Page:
J H Prynne in Paris

(Incidentally, further thoughts on Sutherland’s second Ode TL61P are now on arduity)

This is a bit of a revelation – film of Prynne reading nearly all of ‘To Pollen’ and ‘Refuse Collection’ in Paris in 2009 together with Pierre Alferi reading his translation of ‘Pearls that Were’. Given the reservations that Prynne expressed in ‘Mental Ears’ (and alluded to here), I’m reluctant to claim any staggering new insights but I do want to note the following:

  • Prynne reads very clearly and the sound quality is excellent- this contrasts somewhat with the ‘Prynne in China’ dvd;
  • He makes an interesting comment about the difficulties involved in following the more direct approach adopted in ‘Refuse Collection’;
  • his phrasing allows me to put some of the commas back into ‘To Pollen’;
  • he makes slight changes to some of the words and leaves out the penultimate poem in the ‘To Pollen’ collection;
  • he plays music to the audience before reading, soothing lyrical music which is in total contrast to the angry polemic of the verse;
  • he taps his foot as he reads, the camera pans down to capture this.
  • watching and listening to him read (on this occasion) has enhanced my appreciation of both poems.

The changes made to words in the text may be minor and some may be attributed to mis-reading but I’m not comfortable with the fact that these alternatives have been placed in my head, adding a further dimension to pay attention to.  The other question that needs to be asked is whether the penultimate poem was omitted on purpose or whether this was done in error. My only quibble  is the annoying layout of the page, it took me a little while to realise that each of the four segments could be accessed by means of the slide bar on the left side of the screen and a further few minutes to realise that the segment could be paused by clicking on the screen.

I also want to try and describe the experience of listening to a reading of ‘To Pollen’ with the words in front of me. I’ve had this tome since December 2009 and initially engaged with it enthusiastically, there are two posts on this blog expressing this enthusiasm and my own vanity in working some bits out.  I then became distracted by the awesome (in every sense) austerity of ‘Streak~~Willing~~Entourage~~Artesian’ and have given ‘To Pollen’ a bit of a rest. As a result of this reading, I’m now fully immersed in the multi-dimensional aspects of the work and am now of the view that it might be better (ie more satisfying) than either ‘Streak’ or ‘Unanswering Rational Shore’ because the experience of hearing the words read ina professional manner has added greater depth to my appreciation (as opposed to my understanding which is still fairly tenuous). This reading and listening activity is proving oddly addictive and pleasurable, it feels like I’m in the presence of something quite important rather than’just’ listening to a poem.

I can’t pass judgement on the French translations that are also read but I’m sure that they’ll provide a feast for those who are more fluent than me.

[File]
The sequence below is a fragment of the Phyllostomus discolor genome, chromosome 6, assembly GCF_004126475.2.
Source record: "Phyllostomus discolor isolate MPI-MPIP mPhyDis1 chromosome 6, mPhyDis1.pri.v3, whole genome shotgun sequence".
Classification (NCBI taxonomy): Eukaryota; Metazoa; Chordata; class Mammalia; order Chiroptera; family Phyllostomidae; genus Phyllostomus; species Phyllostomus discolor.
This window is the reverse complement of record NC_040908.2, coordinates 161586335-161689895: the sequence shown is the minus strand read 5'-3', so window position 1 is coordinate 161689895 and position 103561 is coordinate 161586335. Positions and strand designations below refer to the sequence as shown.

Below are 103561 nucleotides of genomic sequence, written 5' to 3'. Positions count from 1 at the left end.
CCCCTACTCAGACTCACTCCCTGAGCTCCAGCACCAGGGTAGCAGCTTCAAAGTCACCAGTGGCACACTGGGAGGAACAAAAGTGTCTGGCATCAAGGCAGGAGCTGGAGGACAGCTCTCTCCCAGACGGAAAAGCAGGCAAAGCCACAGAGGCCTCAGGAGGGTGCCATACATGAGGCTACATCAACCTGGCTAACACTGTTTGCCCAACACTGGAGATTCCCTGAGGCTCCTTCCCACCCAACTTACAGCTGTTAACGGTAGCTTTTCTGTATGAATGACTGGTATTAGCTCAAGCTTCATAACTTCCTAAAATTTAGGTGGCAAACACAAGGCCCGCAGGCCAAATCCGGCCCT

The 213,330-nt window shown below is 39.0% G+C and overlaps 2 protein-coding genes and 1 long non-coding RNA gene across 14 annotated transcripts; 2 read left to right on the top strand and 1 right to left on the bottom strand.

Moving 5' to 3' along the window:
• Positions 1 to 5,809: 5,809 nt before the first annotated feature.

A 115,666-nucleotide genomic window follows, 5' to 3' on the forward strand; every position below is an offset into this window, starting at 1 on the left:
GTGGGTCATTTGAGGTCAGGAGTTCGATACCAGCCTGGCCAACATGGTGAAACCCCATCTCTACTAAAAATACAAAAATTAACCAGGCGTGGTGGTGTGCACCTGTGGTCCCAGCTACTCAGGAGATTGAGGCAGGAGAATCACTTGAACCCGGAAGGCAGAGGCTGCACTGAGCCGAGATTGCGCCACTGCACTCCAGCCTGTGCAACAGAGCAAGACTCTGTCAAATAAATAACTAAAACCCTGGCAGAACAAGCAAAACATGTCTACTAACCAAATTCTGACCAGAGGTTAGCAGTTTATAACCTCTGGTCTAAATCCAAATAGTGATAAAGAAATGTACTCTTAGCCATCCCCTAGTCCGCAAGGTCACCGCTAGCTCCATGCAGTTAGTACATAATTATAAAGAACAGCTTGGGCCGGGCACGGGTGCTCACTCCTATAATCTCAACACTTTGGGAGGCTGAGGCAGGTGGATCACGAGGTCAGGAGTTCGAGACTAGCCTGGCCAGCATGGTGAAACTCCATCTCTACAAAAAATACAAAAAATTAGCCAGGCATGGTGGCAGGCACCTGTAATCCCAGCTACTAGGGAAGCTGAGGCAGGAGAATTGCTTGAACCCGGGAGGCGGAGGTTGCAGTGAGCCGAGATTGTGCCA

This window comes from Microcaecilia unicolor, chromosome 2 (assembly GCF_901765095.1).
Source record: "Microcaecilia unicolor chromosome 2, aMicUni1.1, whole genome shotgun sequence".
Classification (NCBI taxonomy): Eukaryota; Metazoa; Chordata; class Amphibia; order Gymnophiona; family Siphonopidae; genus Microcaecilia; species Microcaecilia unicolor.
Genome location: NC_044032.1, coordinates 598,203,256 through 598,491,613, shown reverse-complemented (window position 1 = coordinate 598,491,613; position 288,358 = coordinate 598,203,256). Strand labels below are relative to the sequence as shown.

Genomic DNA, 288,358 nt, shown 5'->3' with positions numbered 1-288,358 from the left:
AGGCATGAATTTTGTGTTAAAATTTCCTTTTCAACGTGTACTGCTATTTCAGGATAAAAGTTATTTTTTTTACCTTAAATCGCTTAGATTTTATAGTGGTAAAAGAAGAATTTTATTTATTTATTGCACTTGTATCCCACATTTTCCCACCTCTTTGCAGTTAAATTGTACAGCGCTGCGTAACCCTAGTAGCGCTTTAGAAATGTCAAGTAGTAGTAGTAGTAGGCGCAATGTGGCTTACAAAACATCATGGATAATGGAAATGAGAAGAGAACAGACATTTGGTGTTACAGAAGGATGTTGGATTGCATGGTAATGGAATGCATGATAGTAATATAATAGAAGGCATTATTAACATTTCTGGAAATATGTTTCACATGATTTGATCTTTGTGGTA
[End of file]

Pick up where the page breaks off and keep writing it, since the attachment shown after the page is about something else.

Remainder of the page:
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4 responses to “J H Prynne in Paris

  1. ”an atrocity without parallel”! There’s quite a number that spring to mind…in China and Iran now and in the past, in Iraq under Saddam Hussein, germany under Hitler, Russia under Lenin and Stalin, the list goes on and on.

    • I know exactly what you mean, there was a coterie of poets (Bonney, Prynne, Sutherland, Wilkinson) that seemed to be especially outraged about this one- my view is that this may be because of the photos and the readiness of the media to report it.
      It’s really difficult for me to ‘rank’ one atrocity above another and I’m not convinced that Prynne makes a convincing case for doing so. Having said that, Refuse Collection is a remarkable poem- one of the best pieces of polemic that I’ve ever read.

  2. I was happy to read your last bullet point” watching and listening to him read (on this occasion) has enhanced my appreciation of both poems.”
    Even after he warned me (us) that “When an audience hears reading of work in the poet’s own voice they believe so readily that some special insight has been communicated to them because the poet’s voice is authentic and true and inward and so the whole mystery of the poem is presented directly to the ear of the audience. This belief is completely false; in my impression, totally misguided, misleading, untrue and false”….. I felt after watching the film a strange affinity for the poetry – and the poet – I had not experienced in either my readings of his poems or in watching the “China” video. Perhaps it was the subject matter and the great power to convey it that he possesses in reading which made me think I now know more than I did before. In any case, thanks for your own insights which are a pleasure to read.

    • Thanks for this, I don’t think it’s altogether incompatible with Prynne’s view to derive more pleasure/affinity from a poem when hearing it read properly- although I still want to know why he missed one out, this being a pragmatic question rather than any quest for authenticity.

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